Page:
Paul Blow

Bartenders receive a lot of attention for their role in the culinary cocktail revolution, as they’re the ones mixing up all the creative drinks. But credit must also go to the distillers and spirit producers. Without them, we wouldn’t have the wide selection of rye whiskies available to us to make a proper Manhattan or Old Fashioned. We wouldn’t have a wide selection of bitters, with flavors from grapefruit to celery. And we wouldn’t have specialty liqueurs like crème de violette, which are called for in some antique recipes.

Last year another historic product, genever, had its American revival. Otherwise known as jenever or Holland gin (it’s still popular in the Netherlands, with hundreds of brands on the market), genever is gin’s grandfather, made from grain mash rather than neutral spirits. Two genevers entered (or re-entered) the market last year: One version is from the venerable Dutch distiller Bols, and the other is Genevieve by San Francisco’s Anchor Distilling, which can’t call its attempt at the early gin style genever, because the name was granted AOC status by the EU in 2007 and can only be applied to spirits produced in the Netherlands and a few surrounding countries.

Both genever and gin are infused with juniper berries and other botanicals. The main difference is in the base spirit. Gin is a highly aromatized liquor based on neutral grain vodka, which is a thin, high-proof spirit. Original genever recipes, on the other hand, are based on malt wine, which is a mixture of rich grains like rye, corn, wheat, and barley, all distilled to a low proof. The malt wine comes out of the still tasting like unaged whiskey. And it’s that profile—malty, heavy, viscous, earthy—that gives character to genever.

The Bols product is gorgeous, with a rich, weighty mouthfeel, grainy richness, and a gentle evocation of juniper. “We went back into our databases, and there were around 300 [genever] recipes that have been collected since 1664,” Tal Nadari of Bols told me at a recent seminar. “They just started experimenting … and the one that won out in the end was the 1820 recipe. This recipe was high on malt wine, but it also came at a time when they had just learned how to use column distillation, so the product is far smoother than the ones preceding it.”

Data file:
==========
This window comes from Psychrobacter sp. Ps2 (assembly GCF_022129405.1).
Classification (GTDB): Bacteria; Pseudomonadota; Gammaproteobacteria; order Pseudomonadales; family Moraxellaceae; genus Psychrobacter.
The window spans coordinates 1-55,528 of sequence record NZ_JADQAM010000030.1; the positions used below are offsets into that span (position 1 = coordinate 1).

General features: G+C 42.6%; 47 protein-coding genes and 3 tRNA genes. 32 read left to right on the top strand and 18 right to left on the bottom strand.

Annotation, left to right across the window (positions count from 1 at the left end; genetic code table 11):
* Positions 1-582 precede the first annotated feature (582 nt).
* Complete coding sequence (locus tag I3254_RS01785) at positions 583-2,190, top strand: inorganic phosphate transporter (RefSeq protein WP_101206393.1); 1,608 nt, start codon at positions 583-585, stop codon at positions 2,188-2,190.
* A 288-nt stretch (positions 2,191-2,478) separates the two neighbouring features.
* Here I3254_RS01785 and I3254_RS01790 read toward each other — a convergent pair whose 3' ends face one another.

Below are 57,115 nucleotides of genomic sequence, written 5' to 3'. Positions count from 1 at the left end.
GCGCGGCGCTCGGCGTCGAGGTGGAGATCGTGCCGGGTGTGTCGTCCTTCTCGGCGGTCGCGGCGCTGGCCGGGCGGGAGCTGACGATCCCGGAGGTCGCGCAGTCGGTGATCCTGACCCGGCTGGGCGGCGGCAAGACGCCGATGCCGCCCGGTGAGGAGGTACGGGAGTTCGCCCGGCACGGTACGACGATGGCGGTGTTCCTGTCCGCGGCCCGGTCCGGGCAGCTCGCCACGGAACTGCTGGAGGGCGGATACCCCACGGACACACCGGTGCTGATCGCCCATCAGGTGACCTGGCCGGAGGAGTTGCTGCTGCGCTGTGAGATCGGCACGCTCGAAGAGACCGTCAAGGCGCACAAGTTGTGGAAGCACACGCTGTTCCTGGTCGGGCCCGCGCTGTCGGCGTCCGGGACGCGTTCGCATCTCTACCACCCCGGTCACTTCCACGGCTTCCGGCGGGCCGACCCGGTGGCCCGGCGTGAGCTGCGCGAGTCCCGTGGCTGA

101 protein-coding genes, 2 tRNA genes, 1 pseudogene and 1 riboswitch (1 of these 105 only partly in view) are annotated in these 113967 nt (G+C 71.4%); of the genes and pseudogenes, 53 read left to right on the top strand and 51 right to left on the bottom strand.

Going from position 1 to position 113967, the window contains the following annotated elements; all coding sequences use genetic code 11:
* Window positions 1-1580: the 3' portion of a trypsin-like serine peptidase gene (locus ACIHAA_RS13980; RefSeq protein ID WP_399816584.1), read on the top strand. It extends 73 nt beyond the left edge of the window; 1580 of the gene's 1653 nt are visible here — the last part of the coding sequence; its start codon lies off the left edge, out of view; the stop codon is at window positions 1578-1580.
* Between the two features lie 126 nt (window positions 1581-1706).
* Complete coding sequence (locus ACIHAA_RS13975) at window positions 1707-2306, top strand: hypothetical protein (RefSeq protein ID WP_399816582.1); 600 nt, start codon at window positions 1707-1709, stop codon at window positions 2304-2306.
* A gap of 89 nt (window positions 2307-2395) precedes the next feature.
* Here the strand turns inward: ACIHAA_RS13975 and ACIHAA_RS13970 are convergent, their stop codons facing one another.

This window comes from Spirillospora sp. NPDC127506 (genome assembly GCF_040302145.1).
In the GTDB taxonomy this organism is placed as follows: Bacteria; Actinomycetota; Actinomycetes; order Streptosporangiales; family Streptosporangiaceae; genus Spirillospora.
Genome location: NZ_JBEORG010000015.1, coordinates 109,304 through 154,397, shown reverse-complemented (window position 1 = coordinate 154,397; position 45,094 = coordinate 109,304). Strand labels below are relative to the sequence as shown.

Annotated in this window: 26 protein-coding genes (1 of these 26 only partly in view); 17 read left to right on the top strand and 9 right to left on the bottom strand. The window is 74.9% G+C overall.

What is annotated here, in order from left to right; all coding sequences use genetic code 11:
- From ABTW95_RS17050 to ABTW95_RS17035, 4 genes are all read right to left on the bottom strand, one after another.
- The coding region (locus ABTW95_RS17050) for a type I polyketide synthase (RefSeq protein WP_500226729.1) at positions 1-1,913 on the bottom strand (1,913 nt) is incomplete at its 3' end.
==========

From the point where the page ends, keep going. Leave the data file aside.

Bols Genever is a blend of malt wine (more than 50 percent) with some other botanical distillates and neutral grain alcohol. Anchor’s Genevieve is a little fierier, due to pot distillation and a higher proof, but it has that same malty heaviness, round feel in the mouth, and ethereal juniper quality.

Genever was the most popular spirit in the United States and Europe until the late 18th century, when lighter, drier, English-style gins started to rise. “But after Prohibition was enacted in 1920,” writes cocktail historian David Wondrich, “we cease to hear much about [genever] as a cocktail liquor. After repeal it comes back in the occasional drink, but 14 years of American speakeasy-goers accustoming themselves to the idea that gin at its very best was a blend of neutral spirits and juniper oil had done their damage. World War II, with the German occupation of Holland, was the final blow to genever’s position at the center of American mixology.”

With the renewed interest in old cocktails, there has been some confusion about which turn-of-the-century drinks call for gin and which really mean genever. It does matter. Try—or, rather, don’t try—a genever with tonic. The two don’t pair well at all. But Bols Genever or Genevieve is absolutely delicious when drunk straight or on the rocks. Or try this Improved Holland Gin Cocktail from Jerry Thomas’s How to Mix Drinks or The Bon Vivant’s Companion:

Improved Holland Gin Cocktail
2 ounces genever
1 teaspoon rich simple syrup (2 parts sugar to one part water)
1/2 teaspoon maraschino liqueur
2 dashes angostura bitters
1 dash absinthe

Shake well with plenty of ice. Strain into a chilled cocktail glass and garnish with a lemon twist.

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